Beyond that, you can visit After Downing Street for more suggested actions, and sign up to receive future updates by email. And those with websites may wish to join the Big Brass Alliance.

(Note that the main staff member for After Downing Street is David Swanson, the hardest working man in politics. So you know it's going to be good.)

May 27, 2005

Our Methods Of Being Cruel To Others Are Not As Creative As They Should Be

Given all the Koran hoo-ha, I'm surprised few people have paid attention to something the US definitely has done with detained Muslims: shave off their beards.

Many detainees have reported being shaved against their will. And we know this was part of US policy; on December 2, 2002, Donald Rumseld approved various interrogation techniques that included (pdf):

Human Rights Watch put out a press release about this, but it doesn't seem to have been picked up anywhere. And I assume this doesn't seem that important to most Americans. What's the big deal about shaving off a few beards? Shouldn't the detainees and the Islamic world generally just suck it up and get over it?

Well, maybe the below picture can make this issue clearer. I think everyone can probably figure out who's doing the shaving here and who's being shaved.

Of course, there's a critical difference between us and these German soldiers: they were doing it just for fun, while we have REASONS.

May 26, 2005

Revenge Of The Sith Will Suck Unless It Clears This Up

I haven't yet seen the new Star Wars movie. But I'm hoping it will answer what I believe is the greatest mystery of the Star Wars universe—something I've been wondering about since I saw the first one.

As we know, Han Solo assists in the rescue of Princess Leia because Luke tells him she's rich and the reward would be "more well than you could imagine." So they spring her from the Death Star's detention block and escape to the rebel base. There, as Luke and the rebel forces mobilize to attack the Death Star, there's a scene in which Han and Chewbacca are seen loading their reward onto the Millennium Falcon in plastic containers.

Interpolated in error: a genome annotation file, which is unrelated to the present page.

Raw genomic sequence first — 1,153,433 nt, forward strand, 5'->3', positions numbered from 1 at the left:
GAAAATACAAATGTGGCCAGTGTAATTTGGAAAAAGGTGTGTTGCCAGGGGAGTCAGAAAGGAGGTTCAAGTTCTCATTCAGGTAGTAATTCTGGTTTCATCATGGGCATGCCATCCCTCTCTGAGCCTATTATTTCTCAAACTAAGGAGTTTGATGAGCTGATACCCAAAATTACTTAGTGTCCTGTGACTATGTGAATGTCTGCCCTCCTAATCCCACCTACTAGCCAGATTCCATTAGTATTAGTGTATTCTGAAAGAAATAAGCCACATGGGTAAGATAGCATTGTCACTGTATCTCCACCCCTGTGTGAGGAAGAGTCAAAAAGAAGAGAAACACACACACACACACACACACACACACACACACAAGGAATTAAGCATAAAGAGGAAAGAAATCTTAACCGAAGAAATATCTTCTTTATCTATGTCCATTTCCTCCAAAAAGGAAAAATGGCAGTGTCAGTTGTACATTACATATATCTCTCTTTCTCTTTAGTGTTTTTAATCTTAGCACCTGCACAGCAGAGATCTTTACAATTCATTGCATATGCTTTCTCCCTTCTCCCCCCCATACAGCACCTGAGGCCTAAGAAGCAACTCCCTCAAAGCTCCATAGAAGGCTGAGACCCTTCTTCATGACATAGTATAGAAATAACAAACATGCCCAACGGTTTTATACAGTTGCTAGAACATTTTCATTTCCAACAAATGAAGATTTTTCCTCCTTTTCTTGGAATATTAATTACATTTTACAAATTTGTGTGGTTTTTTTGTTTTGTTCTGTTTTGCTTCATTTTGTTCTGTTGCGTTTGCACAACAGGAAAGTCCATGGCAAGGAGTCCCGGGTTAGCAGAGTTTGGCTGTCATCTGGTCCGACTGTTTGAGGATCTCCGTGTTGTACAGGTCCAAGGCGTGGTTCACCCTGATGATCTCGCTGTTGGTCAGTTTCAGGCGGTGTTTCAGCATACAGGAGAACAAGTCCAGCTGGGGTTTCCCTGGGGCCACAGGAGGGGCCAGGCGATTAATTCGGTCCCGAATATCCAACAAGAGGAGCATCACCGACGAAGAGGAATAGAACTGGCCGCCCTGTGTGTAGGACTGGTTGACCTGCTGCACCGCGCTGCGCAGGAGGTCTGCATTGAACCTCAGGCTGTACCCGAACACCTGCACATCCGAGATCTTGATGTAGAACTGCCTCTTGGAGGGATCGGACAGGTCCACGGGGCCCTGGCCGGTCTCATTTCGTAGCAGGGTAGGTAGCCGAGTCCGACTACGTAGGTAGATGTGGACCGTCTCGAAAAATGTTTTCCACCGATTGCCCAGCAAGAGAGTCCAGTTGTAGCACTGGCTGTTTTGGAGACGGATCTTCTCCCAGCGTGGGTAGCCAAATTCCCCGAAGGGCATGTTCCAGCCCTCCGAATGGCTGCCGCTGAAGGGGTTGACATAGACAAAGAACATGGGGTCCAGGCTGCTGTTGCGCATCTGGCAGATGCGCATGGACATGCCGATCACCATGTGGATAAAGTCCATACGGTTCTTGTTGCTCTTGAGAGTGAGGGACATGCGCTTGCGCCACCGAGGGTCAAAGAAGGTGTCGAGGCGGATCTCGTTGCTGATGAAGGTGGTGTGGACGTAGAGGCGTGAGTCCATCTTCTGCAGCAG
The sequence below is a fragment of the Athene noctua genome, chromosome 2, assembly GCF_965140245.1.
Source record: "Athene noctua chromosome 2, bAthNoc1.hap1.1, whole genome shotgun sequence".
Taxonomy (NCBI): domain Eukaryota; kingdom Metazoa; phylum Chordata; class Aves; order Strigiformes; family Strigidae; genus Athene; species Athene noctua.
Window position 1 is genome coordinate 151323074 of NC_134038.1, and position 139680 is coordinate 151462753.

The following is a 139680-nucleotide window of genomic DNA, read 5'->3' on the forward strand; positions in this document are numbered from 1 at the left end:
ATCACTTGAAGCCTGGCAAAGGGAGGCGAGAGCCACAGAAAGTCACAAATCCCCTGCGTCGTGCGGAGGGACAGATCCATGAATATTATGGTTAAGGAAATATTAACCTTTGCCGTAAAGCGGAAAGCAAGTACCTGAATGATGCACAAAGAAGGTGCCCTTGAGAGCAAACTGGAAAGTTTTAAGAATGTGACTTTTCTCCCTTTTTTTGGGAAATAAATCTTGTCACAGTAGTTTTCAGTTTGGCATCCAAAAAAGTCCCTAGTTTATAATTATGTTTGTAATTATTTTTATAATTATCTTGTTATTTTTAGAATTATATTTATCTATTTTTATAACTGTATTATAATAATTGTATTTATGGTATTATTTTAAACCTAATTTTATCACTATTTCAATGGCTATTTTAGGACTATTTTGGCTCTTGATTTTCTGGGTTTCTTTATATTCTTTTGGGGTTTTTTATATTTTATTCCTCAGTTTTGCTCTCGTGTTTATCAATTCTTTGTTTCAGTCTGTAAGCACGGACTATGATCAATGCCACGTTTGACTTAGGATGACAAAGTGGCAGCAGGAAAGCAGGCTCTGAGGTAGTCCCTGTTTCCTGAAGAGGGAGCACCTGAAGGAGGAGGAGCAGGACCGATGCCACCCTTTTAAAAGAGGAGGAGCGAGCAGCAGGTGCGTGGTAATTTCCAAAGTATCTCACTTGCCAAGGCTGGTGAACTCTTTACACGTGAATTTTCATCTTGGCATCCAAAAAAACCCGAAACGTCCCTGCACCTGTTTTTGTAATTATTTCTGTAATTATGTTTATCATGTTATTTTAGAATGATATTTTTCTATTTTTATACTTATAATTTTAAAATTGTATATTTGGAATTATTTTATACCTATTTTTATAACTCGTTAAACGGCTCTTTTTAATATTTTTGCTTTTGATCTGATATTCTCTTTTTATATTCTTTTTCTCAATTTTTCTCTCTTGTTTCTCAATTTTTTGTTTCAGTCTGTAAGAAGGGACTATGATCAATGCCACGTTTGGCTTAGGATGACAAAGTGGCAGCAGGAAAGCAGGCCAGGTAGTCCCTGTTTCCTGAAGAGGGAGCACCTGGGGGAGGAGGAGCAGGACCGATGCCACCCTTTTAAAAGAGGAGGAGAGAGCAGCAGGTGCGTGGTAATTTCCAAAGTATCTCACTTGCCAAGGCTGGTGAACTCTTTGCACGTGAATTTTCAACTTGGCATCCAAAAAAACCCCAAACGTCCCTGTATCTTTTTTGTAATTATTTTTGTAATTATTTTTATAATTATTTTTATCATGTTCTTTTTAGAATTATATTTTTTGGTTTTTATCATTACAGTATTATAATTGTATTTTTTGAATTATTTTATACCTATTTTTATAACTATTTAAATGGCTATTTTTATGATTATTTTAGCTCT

So, my question is this: what IS it? What's inside the containers? Paper money? Gold? 100% pure heroin?

This is a particularly urgent question because Han's getting whatever it is from a rebellion. Throughout history, revolutions have printed up their own money. The Continental Congress did during the American Revolution, the Assembly did during the French Revolution, the Bolsheviks did during the Russian Revolution, and so on.

But if the revolution fails, it's just a bunch of paper. For instance, one of my ancestors fought in the Civil War for the Wisconsin cavalry, and afterwards brought home as a souvenir some of the worthless dollars the Confederacy had printed. (I think my family still has them around someplace.) And even if a revolution wins, the money printed during the war may not be worth much. After the American Revolution, people started using the phrase "not worth a Continental" to describe something especially valueless. In the end, the new US government was only willing to redeem Continentals for bonds at 1/100th of face value.

Maybe George Lucas has let me down again and we'll never know. If so, I will continue doing what I've always done, which is imagine that the containers Han has received are filled with money that looks something like this:

May 25, 2005

Something Nice For A Goddamn Change

The hideous aspects of current events have been wearing on me lately. Of course, they've probably been wearing more on the people actually being killed, maimed, etc. But I've been suffering too, because I'm so sensitive.